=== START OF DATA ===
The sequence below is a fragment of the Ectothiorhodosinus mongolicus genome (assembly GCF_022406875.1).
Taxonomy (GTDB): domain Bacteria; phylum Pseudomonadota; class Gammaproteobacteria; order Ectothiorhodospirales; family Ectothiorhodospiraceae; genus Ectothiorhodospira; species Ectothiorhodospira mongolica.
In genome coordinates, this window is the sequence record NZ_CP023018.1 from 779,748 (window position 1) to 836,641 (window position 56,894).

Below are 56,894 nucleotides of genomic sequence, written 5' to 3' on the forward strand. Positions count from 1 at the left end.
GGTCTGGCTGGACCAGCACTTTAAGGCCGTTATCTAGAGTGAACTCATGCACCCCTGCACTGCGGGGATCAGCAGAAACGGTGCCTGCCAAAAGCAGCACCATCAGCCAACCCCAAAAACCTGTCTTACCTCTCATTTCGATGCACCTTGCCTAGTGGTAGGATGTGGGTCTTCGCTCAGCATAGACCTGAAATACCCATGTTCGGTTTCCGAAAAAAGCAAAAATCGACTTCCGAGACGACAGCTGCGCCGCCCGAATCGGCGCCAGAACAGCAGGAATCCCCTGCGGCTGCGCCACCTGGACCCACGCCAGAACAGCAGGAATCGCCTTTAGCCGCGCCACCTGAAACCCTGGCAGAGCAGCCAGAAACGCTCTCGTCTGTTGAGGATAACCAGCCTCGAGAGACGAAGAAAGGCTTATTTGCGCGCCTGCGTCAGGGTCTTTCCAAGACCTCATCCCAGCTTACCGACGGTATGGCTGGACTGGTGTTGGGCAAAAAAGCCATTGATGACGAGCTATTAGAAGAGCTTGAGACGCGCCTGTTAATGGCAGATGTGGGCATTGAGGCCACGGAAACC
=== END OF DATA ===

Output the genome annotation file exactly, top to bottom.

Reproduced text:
The sequence below is a fragment of the Ectothiorhodosinus mongolicus genome (assembly GCF_022406875.1).
Taxonomy (GTDB): domain Bacteria; phylum Pseudomonadota; class Gammaproteobacteria; order Ectothiorhodospirales; family Ectothiorhodospiraceae; genus Ectothiorhodospira; species Ectothiorhodospira mongolica.
In genome coordinates, this window is the sequence record NZ_CP023018.1 from 779,748 (window position 1) to 836,641 (window position 56,894).

Below are 56,894 nucleotides of genomic sequence, written 5' to 3' on the forward strand. Positions count from 1 at the left end.
GGTCTGGCTGGACCAGCACTTTAAGGCCGTTATCTAGAGTGAACTCATGCACCCCTGCACTGCGGGGATCAGCAGAAACGGTGCCTGCCAAAAGCAGCACCATCAGCCAACCCCAAAAACCTGTCTTACCTCTCATTTCGATGCACCTTGCCTAGTGGTAGGATGTGGGTCTTCGCTCAGCATAGACCTGAAATACCCATGTTCGGTTTCCGAAAAAAGCAAAAATCGACTTCCGAGACGACAGCTGCGCCGCCCGAATCGGCGCCAGAACAGCAGGAATCCCCTGCGGCTGCGCCACCTGGACCCACGCCAGAACAGCAGGAATCGCCTTTAGCCGCGCCACCTGAAACCCTGGCAGAGCAGCCAGAAACGCTCTCGTCTGTTGAGGATAACCAGCCTCGAGAGACGAAGAAAGGCTTATTTGCGCGCCTGCGTCAGGGTCTTTCCAAGACCTCATCCCAGCTTACCGACGGTATGGCTGGACTGGTGTTGGGCAAAAAAGCCATTGATGACGAGCTATTAGAAGAGCTTGAGACGCGCCTGTTAATGGCAGATGTGGGCATTGAGGCCACGGAAACC